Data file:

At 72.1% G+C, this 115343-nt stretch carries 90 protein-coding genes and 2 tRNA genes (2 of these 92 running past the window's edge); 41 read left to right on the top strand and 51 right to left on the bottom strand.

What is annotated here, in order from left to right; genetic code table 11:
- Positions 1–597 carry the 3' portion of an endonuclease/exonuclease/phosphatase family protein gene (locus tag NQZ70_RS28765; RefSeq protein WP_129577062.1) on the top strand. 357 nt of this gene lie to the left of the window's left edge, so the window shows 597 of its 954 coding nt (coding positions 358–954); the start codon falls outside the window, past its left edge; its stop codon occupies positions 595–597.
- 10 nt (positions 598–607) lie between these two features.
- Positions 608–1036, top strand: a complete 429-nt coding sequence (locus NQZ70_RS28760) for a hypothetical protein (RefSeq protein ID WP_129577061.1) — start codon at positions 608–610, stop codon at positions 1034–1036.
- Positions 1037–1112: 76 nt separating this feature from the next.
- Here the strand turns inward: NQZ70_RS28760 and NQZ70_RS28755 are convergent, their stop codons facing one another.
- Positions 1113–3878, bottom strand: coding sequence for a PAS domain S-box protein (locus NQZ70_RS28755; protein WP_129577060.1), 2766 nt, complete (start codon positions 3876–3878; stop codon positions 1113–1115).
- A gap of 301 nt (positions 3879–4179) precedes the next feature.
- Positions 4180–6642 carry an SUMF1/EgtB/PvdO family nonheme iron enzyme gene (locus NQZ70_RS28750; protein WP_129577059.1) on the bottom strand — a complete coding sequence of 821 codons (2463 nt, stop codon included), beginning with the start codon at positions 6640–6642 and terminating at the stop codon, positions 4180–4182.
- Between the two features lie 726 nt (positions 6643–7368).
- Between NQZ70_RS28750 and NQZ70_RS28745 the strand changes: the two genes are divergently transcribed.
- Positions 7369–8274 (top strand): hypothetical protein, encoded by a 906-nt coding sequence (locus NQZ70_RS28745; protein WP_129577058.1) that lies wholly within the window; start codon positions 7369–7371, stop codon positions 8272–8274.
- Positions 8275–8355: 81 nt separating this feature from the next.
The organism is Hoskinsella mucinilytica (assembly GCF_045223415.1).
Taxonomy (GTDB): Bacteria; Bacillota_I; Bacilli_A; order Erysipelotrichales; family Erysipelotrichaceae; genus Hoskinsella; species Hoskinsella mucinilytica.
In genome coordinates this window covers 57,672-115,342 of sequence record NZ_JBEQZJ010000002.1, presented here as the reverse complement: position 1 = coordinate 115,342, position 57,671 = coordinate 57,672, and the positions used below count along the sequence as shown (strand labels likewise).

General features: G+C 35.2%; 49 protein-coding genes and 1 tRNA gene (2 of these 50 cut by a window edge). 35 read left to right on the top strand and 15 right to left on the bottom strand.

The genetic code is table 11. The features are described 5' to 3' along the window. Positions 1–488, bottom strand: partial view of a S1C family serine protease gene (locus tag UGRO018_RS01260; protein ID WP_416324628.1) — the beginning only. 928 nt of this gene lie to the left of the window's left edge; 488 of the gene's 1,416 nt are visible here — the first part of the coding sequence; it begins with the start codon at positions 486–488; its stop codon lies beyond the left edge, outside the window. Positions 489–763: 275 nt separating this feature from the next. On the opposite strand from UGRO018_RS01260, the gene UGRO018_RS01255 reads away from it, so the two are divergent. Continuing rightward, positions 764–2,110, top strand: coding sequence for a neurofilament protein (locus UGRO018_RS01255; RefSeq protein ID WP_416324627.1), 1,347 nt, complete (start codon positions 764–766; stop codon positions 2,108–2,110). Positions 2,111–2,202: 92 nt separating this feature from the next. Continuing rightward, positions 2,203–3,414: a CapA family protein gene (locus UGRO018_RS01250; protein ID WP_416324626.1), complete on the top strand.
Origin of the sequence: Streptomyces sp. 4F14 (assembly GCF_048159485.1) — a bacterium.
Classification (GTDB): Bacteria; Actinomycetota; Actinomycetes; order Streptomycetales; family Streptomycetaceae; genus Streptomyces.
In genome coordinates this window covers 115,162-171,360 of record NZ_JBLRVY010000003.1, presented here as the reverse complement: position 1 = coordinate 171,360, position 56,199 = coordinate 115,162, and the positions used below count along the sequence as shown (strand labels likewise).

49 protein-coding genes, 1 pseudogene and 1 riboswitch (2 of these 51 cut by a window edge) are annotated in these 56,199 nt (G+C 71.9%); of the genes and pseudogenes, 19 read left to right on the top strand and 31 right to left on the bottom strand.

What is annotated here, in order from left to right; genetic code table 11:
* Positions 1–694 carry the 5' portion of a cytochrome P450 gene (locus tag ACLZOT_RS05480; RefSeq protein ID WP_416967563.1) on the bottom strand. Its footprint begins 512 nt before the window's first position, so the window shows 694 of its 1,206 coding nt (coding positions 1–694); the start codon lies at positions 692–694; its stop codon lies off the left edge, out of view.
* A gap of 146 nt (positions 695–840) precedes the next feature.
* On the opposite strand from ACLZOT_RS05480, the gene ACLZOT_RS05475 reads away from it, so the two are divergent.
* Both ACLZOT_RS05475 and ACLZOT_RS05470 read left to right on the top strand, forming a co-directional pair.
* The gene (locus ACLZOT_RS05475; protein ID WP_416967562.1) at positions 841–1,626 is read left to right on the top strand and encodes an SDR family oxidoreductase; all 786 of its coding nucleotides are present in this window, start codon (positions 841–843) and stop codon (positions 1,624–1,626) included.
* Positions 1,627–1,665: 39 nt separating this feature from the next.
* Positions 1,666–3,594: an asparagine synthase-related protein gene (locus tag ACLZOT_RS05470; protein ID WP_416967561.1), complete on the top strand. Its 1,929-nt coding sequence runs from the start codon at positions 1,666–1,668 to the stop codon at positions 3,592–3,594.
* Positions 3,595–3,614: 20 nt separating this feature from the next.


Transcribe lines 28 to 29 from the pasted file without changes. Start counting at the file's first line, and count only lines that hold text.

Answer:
* Both ACLZOT_RS05475 and ACLZOT_RS05470 read left to right on the top strand, forming a co-directional pair.
* The gene (locus ACLZOT_RS05475; protein ID WP_416967562.1) at positions 841–1,626 is read left to right on the top strand and encodes an SDR family oxidoreductase; all 786 of its coding nucleotides are present in this window, start codon (positions 841–843) and stop codon (positions 1,624–1,626) included.